Critics say Venezuelan President wants to use an emergency flood-response law to nip power from growing opposition presence in National Assembly
Hugo Chavez has sights set (Flickr)
EYES INSIDE – LATIN AMERICA
Once more, Venezuelan President Hugo Chávez is pushing the accepted bounds of democracy. Under a national emergency law voted on Thursday, Chávez could gain the power to effectively rule by decree thanks to legislation that grants him special powers to deal with deadly floods that have hit the country.
The government says the law is designed to give special attention to the estimated 138,000 people across the country who have lost their homes in the ravaging rains that have drenched the South American nation for weeks. Caracas daily El Nacional quotes Vice President Elías Jaua's announcing Chávez's petition to Assembly members, and justifying the new powers: "We are in the middle of a deep crisis which deserves the president's request," Jaua said Tuesday.
Another Caracas-based paper El Universal reports that the flood response is part of a packet of measures the Chávez administration wants lawmakers to consider, which will also allow him to legislate in other areas such as finance, housing and infrastructure, social affairs, international cooperation, and urban planning. There are 11 reforms in total to be considered, including a new media law that leading human rights groups say could be used to clamp down on freedom of expression.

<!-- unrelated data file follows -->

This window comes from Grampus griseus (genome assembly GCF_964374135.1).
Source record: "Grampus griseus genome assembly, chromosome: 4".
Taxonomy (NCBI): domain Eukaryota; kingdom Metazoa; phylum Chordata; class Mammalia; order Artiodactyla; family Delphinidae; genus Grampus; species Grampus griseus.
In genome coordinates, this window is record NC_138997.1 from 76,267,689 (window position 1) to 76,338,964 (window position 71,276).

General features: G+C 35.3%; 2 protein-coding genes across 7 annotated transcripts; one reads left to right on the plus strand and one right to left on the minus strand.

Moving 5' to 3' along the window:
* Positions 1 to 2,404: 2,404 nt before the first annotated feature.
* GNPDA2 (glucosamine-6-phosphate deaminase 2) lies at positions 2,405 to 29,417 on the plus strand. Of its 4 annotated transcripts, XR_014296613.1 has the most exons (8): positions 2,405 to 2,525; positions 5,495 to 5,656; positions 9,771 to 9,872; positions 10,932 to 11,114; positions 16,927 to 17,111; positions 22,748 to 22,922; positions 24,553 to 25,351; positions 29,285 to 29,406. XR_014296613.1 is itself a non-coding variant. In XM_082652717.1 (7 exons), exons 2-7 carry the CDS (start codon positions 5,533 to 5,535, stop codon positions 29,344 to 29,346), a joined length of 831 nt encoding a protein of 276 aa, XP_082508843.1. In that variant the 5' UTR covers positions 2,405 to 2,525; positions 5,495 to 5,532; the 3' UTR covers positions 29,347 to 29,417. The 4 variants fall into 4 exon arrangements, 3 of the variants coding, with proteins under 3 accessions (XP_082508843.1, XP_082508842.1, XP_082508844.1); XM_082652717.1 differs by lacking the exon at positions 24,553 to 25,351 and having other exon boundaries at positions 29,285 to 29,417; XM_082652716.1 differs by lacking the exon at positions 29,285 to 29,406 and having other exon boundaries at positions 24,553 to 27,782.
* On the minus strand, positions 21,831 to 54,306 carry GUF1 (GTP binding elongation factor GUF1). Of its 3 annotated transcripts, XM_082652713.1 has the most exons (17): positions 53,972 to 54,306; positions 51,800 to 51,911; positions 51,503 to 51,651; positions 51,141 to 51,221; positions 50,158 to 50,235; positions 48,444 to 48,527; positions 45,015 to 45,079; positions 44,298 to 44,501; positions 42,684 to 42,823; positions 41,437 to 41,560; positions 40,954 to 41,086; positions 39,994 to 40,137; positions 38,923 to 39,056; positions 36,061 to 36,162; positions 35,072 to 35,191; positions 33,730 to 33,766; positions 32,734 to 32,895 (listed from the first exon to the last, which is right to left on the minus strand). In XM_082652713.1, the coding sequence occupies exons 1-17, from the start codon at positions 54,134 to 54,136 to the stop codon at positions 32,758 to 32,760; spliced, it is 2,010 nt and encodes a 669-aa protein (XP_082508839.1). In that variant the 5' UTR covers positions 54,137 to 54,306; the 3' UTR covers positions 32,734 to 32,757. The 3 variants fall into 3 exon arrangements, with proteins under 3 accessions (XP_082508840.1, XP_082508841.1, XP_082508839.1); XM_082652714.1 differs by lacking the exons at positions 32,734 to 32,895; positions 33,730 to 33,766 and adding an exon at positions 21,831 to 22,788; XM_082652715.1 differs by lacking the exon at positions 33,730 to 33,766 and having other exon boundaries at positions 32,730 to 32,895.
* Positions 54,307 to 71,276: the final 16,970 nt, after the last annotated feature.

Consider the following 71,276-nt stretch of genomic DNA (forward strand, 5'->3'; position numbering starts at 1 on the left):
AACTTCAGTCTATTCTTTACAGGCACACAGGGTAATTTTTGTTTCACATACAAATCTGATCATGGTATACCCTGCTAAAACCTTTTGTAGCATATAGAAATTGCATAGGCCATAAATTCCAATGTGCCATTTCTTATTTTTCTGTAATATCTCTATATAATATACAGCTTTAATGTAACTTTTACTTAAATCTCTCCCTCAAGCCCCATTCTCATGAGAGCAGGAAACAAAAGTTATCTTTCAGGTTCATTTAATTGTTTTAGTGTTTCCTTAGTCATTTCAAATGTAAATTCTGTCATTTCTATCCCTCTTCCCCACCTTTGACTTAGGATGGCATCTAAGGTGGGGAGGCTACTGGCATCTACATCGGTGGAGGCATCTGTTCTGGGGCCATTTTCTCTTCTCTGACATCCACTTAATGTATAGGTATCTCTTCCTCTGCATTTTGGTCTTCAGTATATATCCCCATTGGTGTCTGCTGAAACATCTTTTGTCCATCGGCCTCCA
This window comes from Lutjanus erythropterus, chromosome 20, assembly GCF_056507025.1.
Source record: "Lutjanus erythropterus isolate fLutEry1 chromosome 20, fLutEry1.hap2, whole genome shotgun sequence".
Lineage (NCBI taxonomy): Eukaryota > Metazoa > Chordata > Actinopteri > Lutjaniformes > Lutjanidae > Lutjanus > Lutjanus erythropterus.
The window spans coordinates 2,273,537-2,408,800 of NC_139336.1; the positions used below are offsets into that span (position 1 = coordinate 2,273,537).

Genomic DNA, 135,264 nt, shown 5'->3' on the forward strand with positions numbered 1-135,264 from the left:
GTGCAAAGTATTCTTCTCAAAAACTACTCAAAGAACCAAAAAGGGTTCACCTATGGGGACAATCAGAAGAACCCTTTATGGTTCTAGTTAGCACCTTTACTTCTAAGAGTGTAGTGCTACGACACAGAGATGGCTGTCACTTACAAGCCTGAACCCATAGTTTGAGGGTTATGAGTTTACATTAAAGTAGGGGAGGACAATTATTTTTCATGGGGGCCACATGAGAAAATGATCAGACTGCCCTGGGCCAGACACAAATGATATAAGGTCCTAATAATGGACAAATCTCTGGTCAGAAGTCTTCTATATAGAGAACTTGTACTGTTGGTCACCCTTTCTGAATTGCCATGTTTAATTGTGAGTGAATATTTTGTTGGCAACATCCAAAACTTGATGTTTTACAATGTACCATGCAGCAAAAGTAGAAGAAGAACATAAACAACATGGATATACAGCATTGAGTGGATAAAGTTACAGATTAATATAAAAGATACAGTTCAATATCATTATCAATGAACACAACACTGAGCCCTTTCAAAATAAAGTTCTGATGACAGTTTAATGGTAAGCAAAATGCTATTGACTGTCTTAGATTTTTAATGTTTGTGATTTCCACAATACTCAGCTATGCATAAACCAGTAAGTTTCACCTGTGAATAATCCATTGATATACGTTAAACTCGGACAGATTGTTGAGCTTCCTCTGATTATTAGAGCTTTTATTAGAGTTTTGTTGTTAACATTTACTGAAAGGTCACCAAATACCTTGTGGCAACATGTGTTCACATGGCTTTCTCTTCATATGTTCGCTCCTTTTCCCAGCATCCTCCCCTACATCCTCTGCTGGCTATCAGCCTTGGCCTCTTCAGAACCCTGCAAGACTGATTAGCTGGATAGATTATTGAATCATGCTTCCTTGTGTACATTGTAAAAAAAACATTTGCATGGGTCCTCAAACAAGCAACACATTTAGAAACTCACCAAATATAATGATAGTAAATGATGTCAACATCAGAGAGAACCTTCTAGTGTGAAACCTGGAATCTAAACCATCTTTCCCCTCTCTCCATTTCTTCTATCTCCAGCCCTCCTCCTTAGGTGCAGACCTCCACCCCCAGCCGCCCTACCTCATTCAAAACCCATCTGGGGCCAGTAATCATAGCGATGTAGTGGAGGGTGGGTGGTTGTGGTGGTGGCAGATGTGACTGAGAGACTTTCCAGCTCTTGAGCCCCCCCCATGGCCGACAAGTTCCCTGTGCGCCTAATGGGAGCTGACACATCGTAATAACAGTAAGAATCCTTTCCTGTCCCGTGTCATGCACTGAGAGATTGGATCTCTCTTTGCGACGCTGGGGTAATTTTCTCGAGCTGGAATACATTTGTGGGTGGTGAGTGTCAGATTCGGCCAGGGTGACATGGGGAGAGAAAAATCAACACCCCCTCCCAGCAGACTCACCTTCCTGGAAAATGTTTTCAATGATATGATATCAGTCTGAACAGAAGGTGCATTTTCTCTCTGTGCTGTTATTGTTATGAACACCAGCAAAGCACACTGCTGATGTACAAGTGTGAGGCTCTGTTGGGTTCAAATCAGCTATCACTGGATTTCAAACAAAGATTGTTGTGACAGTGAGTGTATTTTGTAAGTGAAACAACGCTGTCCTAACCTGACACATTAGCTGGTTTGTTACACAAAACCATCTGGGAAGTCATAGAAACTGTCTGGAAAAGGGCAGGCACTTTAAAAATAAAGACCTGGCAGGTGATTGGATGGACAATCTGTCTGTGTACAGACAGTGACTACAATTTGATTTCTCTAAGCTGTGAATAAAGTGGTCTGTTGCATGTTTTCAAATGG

Critics say the measures are part of a strategy to curtail legislative powers before an opposition bloc joins the National Assembly next month. When the assembly reconvenes on January 5, the opposition's strength will be notably bolstered, taking 67 of the 165 seats in parliament
One of those incoming lawmakers, Tomás Guanipa, said that the government once again is showing that it is "authoritarian, arbitrary, anti-democratic."
"The emergency caused by the rains is just one of the clauses in the enabling law," Guanipa told El Universal on Wednesday. "In reality this is one law to transform the state, society and the economy in very diverse areas, and because of this, it has nothing to do with the emergency."
The enabling law passed during first discussion Tuesday in the unicameral assembly, where Chávez's political allies hold the majority. Assembly president Cilia Flores, a Chávez ally, said that lawmakers would give the president special powers to rule by decree for one full year when the motion is presented in the lower chamber on Thursday, and Vice President Jaua predicted that Chávez could issue the first decrees in 15 days, as reported by the Buenos Aires daily La Nación.
This will be the fourth time in Chávez's 11 years in office he has ruled by decree. In Washington on Wednesday, US State Department spokesman Philip J. Crowley said that the Venezuelan leader was undermining incoming opposition lawmakers, who were elected in September. "He seems to be finding new and creative ways to justify autocratic powers," Crowley said. "What he is doing here, we believe, is subverting the will of the Venezuelan people."
In a statement, the Inter-American Commission on Human Rights also said that Chávez's measure gave him "imprecise" and "ambigous' powers that weaken Venezuela's democratic system.